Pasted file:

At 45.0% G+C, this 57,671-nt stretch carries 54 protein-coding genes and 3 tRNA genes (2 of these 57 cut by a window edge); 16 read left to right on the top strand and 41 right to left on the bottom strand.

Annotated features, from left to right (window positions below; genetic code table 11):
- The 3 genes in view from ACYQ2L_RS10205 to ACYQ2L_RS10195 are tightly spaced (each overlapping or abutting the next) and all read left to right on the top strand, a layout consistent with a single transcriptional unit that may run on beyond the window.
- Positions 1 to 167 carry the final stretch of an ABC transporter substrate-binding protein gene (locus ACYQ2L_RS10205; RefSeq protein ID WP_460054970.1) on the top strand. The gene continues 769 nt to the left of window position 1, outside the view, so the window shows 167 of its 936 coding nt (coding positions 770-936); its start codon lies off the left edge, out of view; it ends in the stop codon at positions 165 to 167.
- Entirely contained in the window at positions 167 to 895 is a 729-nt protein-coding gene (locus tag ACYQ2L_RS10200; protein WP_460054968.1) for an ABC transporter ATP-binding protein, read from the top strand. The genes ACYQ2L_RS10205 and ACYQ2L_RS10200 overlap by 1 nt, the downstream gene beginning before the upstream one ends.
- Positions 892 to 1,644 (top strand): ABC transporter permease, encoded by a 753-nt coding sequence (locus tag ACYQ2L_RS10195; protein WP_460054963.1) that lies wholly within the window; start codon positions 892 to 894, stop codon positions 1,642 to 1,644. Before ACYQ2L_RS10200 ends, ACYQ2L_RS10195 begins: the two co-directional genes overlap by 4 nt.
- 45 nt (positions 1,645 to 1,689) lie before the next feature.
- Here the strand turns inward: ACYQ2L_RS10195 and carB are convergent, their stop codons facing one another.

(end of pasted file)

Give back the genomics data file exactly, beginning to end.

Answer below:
At 45.0% G+C, this 57,671-nt stretch carries 54 protein-coding genes and 3 tRNA genes (2 of these 57 cut by a window edge); 16 read left to right on the top strand and 41 right to left on the bottom strand.

Annotated features, from left to right (window positions below; genetic code table 11):
- The 3 genes in view from ACYQ2L_RS10205 to ACYQ2L_RS10195 are tightly spaced (each overlapping or abutting the next) and all read left to right on the top strand, a layout consistent with a single transcriptional unit that may run on beyond the window.
- Positions 1 to 167 carry the final stretch of an ABC transporter substrate-binding protein gene (locus ACYQ2L_RS10205; RefSeq protein ID WP_460054970.1) on the top strand. The gene continues 769 nt to the left of window position 1, outside the view, so the window shows 167 of its 936 coding nt (coding positions 770-936); its start codon lies off the left edge, out of view; it ends in the stop codon at positions 165 to 167.
- Entirely contained in the window at positions 167 to 895 is a 729-nt protein-coding gene (locus tag ACYQ2L_RS10200; protein WP_460054968.1) for an ABC transporter ATP-binding protein, read from the top strand. The genes ACYQ2L_RS10205 and ACYQ2L_RS10200 overlap by 1 nt, the downstream gene beginning before the upstream one ends.
- Positions 892 to 1,644 (top strand): ABC transporter permease, encoded by a 753-nt coding sequence (locus tag ACYQ2L_RS10195; protein WP_460054963.1) that lies wholly within the window; start codon positions 892 to 894, stop codon positions 1,642 to 1,644. Before ACYQ2L_RS10200 ends, ACYQ2L_RS10195 begins: the two co-directional genes overlap by 4 nt.
- 45 nt (positions 1,645 to 1,689) lie before the next feature.
- Here the strand turns inward: ACYQ2L_RS10195 and carB are convergent, their stop codons facing one another.